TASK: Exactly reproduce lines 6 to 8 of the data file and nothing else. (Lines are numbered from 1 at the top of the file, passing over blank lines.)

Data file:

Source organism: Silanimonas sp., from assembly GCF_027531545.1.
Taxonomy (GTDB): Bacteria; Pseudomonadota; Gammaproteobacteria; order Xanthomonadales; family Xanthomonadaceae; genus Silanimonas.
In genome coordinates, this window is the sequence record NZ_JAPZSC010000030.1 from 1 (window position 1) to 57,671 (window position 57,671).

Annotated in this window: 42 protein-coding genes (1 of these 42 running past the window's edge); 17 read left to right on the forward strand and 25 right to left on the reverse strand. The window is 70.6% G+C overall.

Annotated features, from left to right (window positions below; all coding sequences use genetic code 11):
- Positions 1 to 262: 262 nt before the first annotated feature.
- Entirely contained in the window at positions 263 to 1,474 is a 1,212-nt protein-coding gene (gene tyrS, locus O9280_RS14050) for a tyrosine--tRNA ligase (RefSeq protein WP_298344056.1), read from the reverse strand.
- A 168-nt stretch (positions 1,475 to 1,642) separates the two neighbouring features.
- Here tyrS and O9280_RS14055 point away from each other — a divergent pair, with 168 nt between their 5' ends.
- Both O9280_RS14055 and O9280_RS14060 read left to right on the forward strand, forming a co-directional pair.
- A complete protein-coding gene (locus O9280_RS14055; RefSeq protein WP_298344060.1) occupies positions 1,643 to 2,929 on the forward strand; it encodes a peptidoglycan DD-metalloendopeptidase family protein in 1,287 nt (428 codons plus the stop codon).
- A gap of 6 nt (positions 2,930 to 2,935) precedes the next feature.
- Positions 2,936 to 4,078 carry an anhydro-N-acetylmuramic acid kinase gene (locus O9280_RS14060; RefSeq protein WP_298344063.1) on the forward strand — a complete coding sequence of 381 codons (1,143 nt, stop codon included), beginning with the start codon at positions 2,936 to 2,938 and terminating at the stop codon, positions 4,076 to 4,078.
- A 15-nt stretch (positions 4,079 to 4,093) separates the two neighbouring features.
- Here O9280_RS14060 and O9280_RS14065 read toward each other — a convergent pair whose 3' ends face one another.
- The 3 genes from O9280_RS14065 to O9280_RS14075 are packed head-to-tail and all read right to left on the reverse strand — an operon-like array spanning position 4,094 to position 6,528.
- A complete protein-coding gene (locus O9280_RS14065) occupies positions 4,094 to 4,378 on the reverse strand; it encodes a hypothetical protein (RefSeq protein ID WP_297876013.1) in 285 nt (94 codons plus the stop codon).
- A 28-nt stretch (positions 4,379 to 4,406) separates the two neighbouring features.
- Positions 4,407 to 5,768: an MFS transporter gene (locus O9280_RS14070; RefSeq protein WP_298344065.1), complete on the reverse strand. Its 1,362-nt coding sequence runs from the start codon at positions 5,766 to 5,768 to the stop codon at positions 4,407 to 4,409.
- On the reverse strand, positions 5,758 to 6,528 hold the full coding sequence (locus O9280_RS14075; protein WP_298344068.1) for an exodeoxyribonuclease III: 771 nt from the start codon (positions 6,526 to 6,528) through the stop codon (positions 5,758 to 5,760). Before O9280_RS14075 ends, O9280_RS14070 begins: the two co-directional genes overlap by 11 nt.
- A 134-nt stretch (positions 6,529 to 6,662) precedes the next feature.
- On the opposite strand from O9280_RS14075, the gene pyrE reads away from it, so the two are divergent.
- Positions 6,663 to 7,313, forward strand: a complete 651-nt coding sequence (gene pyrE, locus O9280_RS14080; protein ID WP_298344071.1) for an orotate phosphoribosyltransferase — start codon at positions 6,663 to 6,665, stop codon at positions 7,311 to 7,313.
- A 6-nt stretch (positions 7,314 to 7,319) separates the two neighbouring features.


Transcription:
- Positions 1 to 262: 262 nt before the first annotated feature.
- Entirely contained in the window at positions 263 to 1,474 is a 1,212-nt protein-coding gene (gene tyrS, locus O9280_RS14050) for a tyrosine--tRNA ligase (RefSeq protein WP_298344056.1), read from the reverse strand.
- A 168-nt stretch (positions 1,475 to 1,642) separates the two neighbouring features.